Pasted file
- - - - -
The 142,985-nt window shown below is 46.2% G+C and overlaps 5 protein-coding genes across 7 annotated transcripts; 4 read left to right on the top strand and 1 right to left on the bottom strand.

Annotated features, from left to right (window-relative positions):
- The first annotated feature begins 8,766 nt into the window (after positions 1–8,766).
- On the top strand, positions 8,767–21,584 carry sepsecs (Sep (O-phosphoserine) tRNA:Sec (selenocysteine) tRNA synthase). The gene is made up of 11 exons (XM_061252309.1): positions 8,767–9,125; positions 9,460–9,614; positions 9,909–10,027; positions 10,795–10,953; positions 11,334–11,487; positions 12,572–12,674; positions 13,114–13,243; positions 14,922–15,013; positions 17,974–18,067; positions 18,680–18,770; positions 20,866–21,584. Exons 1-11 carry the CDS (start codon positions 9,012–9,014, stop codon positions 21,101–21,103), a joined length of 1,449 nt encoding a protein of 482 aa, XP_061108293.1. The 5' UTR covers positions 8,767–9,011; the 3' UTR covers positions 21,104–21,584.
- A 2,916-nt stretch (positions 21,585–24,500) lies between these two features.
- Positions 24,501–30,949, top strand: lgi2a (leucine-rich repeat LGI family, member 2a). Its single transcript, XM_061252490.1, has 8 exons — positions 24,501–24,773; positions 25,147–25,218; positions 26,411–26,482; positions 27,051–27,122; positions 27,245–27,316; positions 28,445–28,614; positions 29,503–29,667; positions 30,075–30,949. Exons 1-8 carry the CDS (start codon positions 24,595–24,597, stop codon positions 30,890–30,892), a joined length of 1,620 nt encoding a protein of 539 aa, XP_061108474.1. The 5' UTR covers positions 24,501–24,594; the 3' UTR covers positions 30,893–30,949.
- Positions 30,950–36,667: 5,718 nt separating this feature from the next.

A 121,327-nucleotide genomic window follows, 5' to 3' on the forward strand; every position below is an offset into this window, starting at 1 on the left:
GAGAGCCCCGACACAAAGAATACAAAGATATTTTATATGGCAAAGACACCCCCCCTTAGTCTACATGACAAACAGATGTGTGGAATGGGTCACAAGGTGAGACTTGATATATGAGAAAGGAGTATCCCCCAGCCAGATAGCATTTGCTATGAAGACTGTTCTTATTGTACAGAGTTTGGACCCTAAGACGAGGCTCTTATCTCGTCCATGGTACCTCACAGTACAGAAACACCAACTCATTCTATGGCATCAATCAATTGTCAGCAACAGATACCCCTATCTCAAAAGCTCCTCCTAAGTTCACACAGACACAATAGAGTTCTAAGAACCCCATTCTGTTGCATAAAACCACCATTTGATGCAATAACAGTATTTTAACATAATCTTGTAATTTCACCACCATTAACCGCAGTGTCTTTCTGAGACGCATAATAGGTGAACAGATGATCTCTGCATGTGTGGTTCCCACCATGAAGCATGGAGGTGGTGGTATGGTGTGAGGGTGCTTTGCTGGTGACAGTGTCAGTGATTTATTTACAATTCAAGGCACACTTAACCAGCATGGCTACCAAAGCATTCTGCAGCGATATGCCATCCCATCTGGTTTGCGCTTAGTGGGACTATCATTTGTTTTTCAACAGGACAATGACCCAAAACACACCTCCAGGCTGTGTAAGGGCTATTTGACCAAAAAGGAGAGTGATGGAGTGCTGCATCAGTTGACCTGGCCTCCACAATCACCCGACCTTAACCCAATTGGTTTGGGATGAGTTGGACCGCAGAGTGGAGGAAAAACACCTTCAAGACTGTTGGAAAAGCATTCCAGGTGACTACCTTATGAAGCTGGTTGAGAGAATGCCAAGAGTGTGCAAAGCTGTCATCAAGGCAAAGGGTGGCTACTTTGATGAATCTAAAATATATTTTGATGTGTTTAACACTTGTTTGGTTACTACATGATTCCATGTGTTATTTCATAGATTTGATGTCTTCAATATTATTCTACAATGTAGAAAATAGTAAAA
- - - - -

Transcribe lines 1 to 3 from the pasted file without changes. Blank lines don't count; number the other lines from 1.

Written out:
The 142,985-nt window shown below is 46.2% G+C and overlaps 5 protein-coding genes across 7 annotated transcripts; 4 read left to right on the top strand and 1 right to left on the bottom strand.

Annotated features, from left to right (window-relative positions):
- The first annotated feature begins 8,766 nt into the window (after positions 1–8,766).